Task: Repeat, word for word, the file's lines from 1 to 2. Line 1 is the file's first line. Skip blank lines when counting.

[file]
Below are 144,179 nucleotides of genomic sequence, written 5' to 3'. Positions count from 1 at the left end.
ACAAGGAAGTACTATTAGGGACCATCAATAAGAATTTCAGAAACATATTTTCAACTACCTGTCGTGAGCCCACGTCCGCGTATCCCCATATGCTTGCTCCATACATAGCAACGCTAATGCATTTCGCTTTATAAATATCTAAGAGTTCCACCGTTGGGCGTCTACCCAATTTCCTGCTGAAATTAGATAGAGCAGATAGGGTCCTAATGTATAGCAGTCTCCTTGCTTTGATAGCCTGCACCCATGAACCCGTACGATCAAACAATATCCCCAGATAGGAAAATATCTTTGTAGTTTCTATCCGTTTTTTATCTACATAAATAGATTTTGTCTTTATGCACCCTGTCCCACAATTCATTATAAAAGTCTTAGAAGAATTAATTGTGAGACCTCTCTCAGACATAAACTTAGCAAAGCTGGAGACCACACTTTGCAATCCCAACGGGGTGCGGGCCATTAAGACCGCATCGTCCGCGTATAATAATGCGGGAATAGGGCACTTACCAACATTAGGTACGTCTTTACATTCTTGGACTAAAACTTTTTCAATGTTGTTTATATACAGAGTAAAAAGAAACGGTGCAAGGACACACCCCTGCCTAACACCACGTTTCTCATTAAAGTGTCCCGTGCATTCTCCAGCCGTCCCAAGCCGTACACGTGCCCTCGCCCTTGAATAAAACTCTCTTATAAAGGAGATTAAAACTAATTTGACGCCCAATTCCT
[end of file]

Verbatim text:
Below are 144,179 nucleotides of genomic sequence, written 5' to 3'. Positions count from 1 at the left end.
ACAAGGAAGTACTATTAGGGACCATCAATAAGAATTTCAGAAACATATTTTCAACTACCTGTCGTGAGCCCACGTCCGCGTATCCCCATATGCTTGCTCCATACATAGCAACGCTAATGCATTTCGCTTTATAAATATCTAAGAGTTCCACCGTTGGGCGTCTACCCAATTTCCTGCTGAAATTAGATAGAGCAGATAGGGTCCTAATGTATAGCAGTCTCCTTGCTTTGATAGCCTGCACCCATGAACCCGTACGATCAAACAATATCCCCAGATAGGAAAATATCTTTGTAGTTTCTATCCGTTTTTTATCTACATAAATAGATTTTGTCTTTATGCACCCTGTCCCACAATTCATTATAAAAGTCTTAGAAGAATTAATTGTGAGACCTCTCTCAGACATAAACTTAGCAAAGCTGGAGACCACACTTTGCAATCCCAACGGGGTGCGGGCCATTAAGACCGCATCGTCCGCGTATAATAATGCGGGAATAGGGCACTTACCAACATTAGGTACGTCTTTACATTCTTGGACTAAAACTTTTTCAATGTTGTTTATATACAGAGTAAAAAGAAACGGTGCAAGGACACACCCCTGCCTAACACCACGTTTCTCATTAAAGTGTCCCGTGCATTCTCCAGCCGTCCCAAGCCGTACACGTGCCCTCGCCCTTGAATAAAACTCTCTTATAAAGGAGATTAAAACTAATTTGACGCCCAATTCCT